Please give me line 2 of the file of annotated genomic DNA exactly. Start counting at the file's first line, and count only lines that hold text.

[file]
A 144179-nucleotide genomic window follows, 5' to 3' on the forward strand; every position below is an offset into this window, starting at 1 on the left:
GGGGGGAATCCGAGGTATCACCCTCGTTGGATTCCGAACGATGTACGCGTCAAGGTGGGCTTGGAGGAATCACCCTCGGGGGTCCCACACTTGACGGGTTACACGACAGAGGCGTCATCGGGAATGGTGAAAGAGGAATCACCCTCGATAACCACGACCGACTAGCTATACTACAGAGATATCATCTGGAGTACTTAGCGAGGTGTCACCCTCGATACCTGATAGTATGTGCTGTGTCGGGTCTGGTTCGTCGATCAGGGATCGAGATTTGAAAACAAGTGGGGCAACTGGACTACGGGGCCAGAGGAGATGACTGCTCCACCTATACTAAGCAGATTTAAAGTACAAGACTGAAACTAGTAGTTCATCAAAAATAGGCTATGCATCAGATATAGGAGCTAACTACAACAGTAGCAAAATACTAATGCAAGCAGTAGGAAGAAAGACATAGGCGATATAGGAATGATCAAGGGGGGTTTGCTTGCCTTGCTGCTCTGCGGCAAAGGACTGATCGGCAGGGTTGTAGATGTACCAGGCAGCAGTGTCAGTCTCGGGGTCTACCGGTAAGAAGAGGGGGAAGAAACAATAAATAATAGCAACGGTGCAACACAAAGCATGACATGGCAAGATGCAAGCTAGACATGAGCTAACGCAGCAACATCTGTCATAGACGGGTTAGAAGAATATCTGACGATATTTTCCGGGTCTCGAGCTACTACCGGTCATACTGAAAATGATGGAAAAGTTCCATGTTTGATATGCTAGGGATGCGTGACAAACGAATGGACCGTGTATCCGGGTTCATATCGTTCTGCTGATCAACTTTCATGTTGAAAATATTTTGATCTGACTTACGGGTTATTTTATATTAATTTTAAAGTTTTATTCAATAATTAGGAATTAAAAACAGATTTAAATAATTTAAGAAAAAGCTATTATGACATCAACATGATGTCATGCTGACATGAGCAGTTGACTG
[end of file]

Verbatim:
GGGGGGAATCCGAGGTATCACCCTCGTTGGATTCCGAACGATGTACGCGTCAAGGTGGGCTTGGAGGAATCACCCTCGGGGGTCCCACACTTGACGGGTTACACGACAGAGGCGTCATCGGGAATGGTGAAAGAGGAATCACCCTCGATAACCACGACCGACTAGCTATACTACAGAGATATCATCTGGAGTACTTAGCGAGGTGTCACCCTCGATACCTGATAGTATGTGCTGTGTCGGGTCTGGTTCGTCGATCAGGGATCGAGATTTGAAAACAAGTGGGGCAACTGGACTACGGGGCCAGAGGAGATGACTGCTCCACCTATACTAAGCAGATTTAAAGTACAAGACTGAAACTAGTAGTTCATCAAAAATAGGCTATGCATCAGATATAGGAGCTAACTACAACAGTAGCAAAATACTAATGCAAGCAGTAGGAAGAAAGACATAGGCGATATAGGAATGATCAAGGGGGGTTTGCTTGCCTTGCTGCTCTGCGGCAAAGGACTGATCGGCAGGGTTGTAGATGTACCAGGCAGCAGTGTCAGTCTCGGGGTCTACCGGTAAGAAGAGGGGGAAGAAACAATAAATAATAGCAACGGTGCAACACAAAGCATGACATGGCAAGATGCAAGCTAGACATGAGCTAACGCAGCAACATCTGTCATAGACGGGTTAGAAGAATATCTGACGATATTTTCCGGGTCTCGAGCTACTACCGGTCATACTGAAAATGATGGAAAAGTTCCATGTTTGATATGCTAGGGATGCGTGACAAACGAATGGACCGTGTATCCGGGTTCATATCGTTCTGCTGATCAACTTTCATGTTGAAAATATTTTGATCTGACTTACGGGTTATTTTATATTAATTTTAAAGTTTTATTCAATAATTAGGAATTAAAAACAGATTTAAATAATTTAAGAAAAAGCTATTATGACATCAACATGATGTCATGCTGACATGAGCAGTTGACTG